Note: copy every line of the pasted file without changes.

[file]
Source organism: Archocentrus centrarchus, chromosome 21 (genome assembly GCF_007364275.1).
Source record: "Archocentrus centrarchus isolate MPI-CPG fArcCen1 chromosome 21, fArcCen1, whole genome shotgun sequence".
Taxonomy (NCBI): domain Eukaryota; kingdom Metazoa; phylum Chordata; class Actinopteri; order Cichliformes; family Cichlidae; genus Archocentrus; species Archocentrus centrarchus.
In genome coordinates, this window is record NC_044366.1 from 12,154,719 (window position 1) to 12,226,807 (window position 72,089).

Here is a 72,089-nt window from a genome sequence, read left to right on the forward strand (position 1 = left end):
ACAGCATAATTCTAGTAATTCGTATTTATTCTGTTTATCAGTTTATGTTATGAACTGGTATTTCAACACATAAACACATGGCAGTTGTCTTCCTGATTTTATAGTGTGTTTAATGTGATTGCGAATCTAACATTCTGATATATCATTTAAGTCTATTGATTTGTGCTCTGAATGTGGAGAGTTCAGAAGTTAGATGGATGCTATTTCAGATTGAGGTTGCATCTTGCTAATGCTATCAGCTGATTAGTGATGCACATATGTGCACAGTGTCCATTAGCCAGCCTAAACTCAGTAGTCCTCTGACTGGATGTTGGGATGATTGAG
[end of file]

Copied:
Source organism: Archocentrus centrarchus, chromosome 21 (genome assembly GCF_007364275.1).
Source record: "Archocentrus centrarchus isolate MPI-CPG fArcCen1 chromosome 21, fArcCen1, whole genome shotgun sequence".
Taxonomy (NCBI): domain Eukaryota; kingdom Metazoa; phylum Chordata; class Actinopteri; order Cichliformes; family Cichlidae; genus Archocentrus; species Archocentrus centrarchus.
In genome coordinates, this window is record NC_044366.1 from 12,154,719 (window position 1) to 12,226,807 (window position 72,089).

Here is a 72,089-nt window from a genome sequence, read left to right on the forward strand (position 1 = left end):
ACAGCATAATTCTAGTAATTCGTATTTATTCTGTTTATCAGTTTATGTTATGAACTGGTATTTCAACACATAAACACATGGCAGTTGTCTTCCTGATTTTATAGTGTGTTTAATGTGATTGCGAATCTAACATTCTGATATATCATTTAAGTCTATTGATTTGTGCTCTGAATGTGGAGAGTTCAGAAGTTAGATGGATGCTATTTCAGATTGAGGTTGCATCTTGCTAATGCTATCAGCTGATTAGTGATGCACATATGTGCACAGTGTCCATTAGCCAGCCTAAACTCAGTAGTCCTCTGACTGGATGTTGGGATGATTGAG